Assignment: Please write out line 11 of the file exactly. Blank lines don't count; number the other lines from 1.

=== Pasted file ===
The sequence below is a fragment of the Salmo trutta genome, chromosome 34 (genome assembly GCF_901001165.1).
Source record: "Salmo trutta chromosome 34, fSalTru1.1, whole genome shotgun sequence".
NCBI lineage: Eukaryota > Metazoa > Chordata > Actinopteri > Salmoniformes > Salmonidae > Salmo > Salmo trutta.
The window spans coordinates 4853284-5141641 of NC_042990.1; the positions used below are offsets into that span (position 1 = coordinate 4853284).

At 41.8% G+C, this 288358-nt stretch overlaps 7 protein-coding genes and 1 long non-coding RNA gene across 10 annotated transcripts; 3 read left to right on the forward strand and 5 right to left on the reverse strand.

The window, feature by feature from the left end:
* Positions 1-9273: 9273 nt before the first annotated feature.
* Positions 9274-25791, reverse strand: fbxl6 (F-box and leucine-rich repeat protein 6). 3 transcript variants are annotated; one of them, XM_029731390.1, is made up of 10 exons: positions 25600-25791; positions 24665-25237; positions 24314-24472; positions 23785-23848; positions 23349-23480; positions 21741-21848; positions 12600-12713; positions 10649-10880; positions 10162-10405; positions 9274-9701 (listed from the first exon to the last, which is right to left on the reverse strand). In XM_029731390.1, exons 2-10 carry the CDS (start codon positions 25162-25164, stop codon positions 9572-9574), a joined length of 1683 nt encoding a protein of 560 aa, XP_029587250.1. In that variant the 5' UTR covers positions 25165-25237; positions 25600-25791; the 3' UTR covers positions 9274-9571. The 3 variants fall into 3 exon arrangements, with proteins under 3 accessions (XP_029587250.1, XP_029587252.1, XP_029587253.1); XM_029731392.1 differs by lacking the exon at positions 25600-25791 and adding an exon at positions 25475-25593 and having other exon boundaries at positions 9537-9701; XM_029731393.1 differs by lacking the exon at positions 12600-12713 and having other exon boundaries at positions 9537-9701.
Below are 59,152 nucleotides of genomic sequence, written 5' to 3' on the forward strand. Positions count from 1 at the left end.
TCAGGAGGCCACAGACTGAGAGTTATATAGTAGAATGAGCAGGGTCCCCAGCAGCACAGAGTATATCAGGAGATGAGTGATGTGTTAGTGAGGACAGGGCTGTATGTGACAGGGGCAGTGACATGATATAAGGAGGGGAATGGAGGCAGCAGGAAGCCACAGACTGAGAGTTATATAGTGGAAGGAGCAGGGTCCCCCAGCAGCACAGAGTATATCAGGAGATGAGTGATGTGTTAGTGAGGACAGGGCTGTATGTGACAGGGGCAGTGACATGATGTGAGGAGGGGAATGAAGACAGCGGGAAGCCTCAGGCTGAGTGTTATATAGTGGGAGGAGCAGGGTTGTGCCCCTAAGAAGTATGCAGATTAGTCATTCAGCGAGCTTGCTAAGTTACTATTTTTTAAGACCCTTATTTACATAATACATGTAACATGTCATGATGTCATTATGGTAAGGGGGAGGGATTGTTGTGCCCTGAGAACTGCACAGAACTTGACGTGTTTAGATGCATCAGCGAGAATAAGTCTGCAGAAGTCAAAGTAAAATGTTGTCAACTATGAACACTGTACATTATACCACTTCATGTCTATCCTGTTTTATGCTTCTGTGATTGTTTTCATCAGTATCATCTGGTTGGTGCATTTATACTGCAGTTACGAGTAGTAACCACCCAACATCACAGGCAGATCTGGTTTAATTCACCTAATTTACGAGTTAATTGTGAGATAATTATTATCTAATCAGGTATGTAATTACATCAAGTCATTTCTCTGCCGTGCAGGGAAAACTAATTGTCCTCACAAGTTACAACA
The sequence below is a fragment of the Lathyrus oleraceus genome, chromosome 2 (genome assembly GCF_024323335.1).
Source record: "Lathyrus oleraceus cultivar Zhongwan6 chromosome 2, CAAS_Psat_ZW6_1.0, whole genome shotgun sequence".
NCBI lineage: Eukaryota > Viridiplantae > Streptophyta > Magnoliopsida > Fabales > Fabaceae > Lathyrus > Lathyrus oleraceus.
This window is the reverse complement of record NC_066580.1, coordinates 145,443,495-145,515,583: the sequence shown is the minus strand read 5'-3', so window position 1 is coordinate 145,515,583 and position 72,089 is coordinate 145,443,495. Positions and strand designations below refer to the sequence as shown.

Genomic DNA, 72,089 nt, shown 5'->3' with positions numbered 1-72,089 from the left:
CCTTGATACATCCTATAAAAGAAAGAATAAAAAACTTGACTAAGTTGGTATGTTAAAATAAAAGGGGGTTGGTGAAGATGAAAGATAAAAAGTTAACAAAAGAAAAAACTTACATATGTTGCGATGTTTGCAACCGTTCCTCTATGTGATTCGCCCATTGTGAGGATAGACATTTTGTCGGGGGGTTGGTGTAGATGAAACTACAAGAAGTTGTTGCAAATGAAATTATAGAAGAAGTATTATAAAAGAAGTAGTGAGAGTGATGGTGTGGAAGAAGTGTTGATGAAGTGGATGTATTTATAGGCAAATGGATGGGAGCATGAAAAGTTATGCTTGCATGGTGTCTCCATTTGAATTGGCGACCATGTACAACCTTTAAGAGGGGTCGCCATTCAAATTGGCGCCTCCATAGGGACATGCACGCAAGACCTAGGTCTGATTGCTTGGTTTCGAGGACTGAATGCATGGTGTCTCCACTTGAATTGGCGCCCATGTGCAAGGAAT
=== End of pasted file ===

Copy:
The sequence below is a fragment of the Lathyrus oleraceus genome, chromosome 2 (genome assembly GCF_024323335.1).